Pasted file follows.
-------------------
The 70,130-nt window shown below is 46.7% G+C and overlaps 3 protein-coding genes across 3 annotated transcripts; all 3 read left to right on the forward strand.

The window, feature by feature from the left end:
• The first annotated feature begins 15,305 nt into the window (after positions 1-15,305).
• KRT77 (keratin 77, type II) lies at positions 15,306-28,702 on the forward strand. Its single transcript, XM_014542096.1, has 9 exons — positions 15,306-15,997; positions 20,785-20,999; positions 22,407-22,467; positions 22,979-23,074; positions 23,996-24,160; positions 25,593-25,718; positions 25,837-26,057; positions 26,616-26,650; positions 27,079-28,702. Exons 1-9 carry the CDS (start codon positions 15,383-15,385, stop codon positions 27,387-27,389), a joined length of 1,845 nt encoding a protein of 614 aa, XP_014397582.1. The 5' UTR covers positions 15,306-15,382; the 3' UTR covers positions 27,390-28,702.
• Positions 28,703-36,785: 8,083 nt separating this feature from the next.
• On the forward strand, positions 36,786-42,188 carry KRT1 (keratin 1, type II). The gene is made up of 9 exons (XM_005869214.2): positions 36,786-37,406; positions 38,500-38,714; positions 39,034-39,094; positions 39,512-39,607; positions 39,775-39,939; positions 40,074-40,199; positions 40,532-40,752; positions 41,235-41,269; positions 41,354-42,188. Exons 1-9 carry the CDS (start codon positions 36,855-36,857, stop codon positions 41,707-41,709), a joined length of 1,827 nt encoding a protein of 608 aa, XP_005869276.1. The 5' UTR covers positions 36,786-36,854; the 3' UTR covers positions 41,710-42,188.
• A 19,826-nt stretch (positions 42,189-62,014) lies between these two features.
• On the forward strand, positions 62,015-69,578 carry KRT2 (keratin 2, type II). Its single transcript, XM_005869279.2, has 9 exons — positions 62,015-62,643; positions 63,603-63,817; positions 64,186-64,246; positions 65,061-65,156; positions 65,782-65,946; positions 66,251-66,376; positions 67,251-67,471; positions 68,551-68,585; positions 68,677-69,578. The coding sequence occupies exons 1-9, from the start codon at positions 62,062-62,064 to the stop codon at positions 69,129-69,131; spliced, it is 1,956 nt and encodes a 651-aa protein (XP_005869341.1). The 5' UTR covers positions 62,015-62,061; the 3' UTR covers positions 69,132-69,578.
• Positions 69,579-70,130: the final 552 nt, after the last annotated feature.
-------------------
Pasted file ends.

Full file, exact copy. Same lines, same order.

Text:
The 70,130-nt window shown below is 46.7% G+C and overlaps 3 protein-coding genes across 3 annotated transcripts; all 3 read left to right on the forward strand.

The window, feature by feature from the left end:
• The first annotated feature begins 15,305 nt into the window (after positions 1-15,305).
• KRT77 (keratin 77, type II) lies at positions 15,306-28,702 on the forward strand. Its single transcript, XM_014542096.1, has 9 exons — positions 15,306-15,997; positions 20,785-20,999; positions 22,407-22,467; positions 22,979-23,074; positions 23,996-24,160; positions 25,593-25,718; positions 25,837-26,057; positions 26,616-26,650; positions 27,079-28,702. Exons 1-9 carry the CDS (start codon positions 15,383-15,385, stop codon positions 27,387-27,389), a joined length of 1,845 nt encoding a protein of 614 aa, XP_014397582.1. The 5' UTR covers positions 15,306-15,382; the 3' UTR covers positions 27,390-28,702.
• Positions 28,703-36,785: 8,083 nt separating this feature from the next.
• On the forward strand, positions 36,786-42,188 carry KRT1 (keratin 1, type II). The gene is made up of 9 exons (XM_005869214.2): positions 36,786-37,406; positions 38,500-38,714; positions 39,034-39,094; positions 39,512-39,607; positions 39,775-39,939; positions 40,074-40,199; positions 40,532-40,752; positions 41,235-41,269; positions 41,354-42,188. Exons 1-9 carry the CDS (start codon positions 36,855-36,857, stop codon positions 41,707-41,709), a joined length of 1,827 nt encoding a protein of 608 aa, XP_005869276.1. The 5' UTR covers positions 36,786-36,854; the 3' UTR covers positions 41,710-42,188.
• A 19,826-nt stretch (positions 42,189-62,014) lies between these two features.
• On the forward strand, positions 62,015-69,578 carry KRT2 (keratin 2, type II). Its single transcript, XM_005869279.2, has 9 exons — positions 62,015-62,643; positions 63,603-63,817; positions 64,186-64,246; positions 65,061-65,156; positions 65,782-65,946; positions 66,251-66,376; positions 67,251-67,471; positions 68,551-68,585; positions 68,677-69,578. The coding sequence occupies exons 1-9, from the start codon at positions 62,062-62,064 to the stop codon at positions 69,129-69,131; spliced, it is 1,956 nt and encodes a 651-aa protein (XP_005869341.1). The 5' UTR covers positions 62,015-62,061; the 3' UTR covers positions 69,132-69,578.
• Positions 69,579-70,130: the final 552 nt, after the last annotated feature.